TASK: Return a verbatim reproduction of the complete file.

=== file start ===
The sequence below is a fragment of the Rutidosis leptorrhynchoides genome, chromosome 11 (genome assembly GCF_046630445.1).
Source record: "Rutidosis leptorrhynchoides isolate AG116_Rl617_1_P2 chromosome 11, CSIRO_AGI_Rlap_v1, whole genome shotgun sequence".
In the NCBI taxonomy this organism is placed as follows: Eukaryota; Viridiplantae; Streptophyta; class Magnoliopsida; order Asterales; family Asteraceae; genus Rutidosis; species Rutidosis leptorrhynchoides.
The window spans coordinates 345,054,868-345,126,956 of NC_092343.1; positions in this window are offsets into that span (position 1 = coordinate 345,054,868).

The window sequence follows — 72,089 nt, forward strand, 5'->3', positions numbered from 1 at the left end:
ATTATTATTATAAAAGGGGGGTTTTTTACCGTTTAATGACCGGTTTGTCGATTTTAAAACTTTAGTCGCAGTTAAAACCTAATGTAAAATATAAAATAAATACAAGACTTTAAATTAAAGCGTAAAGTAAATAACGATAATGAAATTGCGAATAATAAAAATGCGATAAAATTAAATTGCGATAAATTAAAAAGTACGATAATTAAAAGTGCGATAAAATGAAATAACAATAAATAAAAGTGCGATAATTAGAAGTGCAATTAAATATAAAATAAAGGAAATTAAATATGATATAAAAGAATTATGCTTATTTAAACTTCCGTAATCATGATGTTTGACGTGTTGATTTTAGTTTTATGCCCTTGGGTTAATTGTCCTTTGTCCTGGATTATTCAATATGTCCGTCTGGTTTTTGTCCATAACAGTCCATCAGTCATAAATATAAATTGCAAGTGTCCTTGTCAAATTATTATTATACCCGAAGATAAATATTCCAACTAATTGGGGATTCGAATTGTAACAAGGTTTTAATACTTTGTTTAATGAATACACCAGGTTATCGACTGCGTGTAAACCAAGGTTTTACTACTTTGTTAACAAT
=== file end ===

The sequence below is a fragment of the Rutidosis leptorrhynchoides genome, chromosome 11 (genome assembly GCF_046630445.1).
Source record: "Rutidosis leptorrhynchoides isolate AG116_Rl617_1_P2 chromosome 11, CSIRO_AGI_Rlap_v1, whole genome shotgun sequence".
In the NCBI taxonomy this organism is placed as follows: Eukaryota; Viridiplantae; Streptophyta; class Magnoliopsida; order Asterales; family Asteraceae; genus Rutidosis; species Rutidosis leptorrhynchoides.
The window spans coordinates 345,054,868-345,126,956 of NC_092343.1; positions in this window are offsets into that span (position 1 = coordinate 345,054,868).

The window sequence follows — 72,089 nt, forward strand, 5'->3', positions numbered from 1 at the left end:
ATTATTATTATAAAAGGGGGGTTTTTTACCGTTTAATGACCGGTTTGTCGATTTTAAAACTTTAGTCGCAGTTAAAACCTAATGTAAAATATAAAATAAATACAAGACTTTAAATTAAAGCGTAAAGTAAATAACGATAATGAAATTGCGAATAATAAAAATGCGATAAAATTAAATTGCGATAAATTAAAAAGTACGATAATTAAAAGTGCGATAAAATGAAATAACAATAAATAAAAGTGCGATAATTAGAAGTGCAATTAAATATAAAATAAAGGAAATTAAATATGATATAAAAGAATTATGCTTATTTAAACTTCCGTAATCATGATGTTTGACGTGTTGATTTTAGTTTTATGCCCTTGGGTTAATTGTCCTTTGTCCTGGATTATTCAATATGTCCGTCTGGTTTTTGTCCATAACAGTCCATCAGTCATAAATATAAATTGCAAGTGTCCTTGTCAAATTATTATTATACCCGAAGATAAATATTCCAACTAATTGGGGATTCGAATTGTAACAAGGTTTTAATACTTTGTTTAATGAATACACCAGGTTATCGACTGCGTGTAAACCAAGGTTTTACTACTTTGTTAACAAT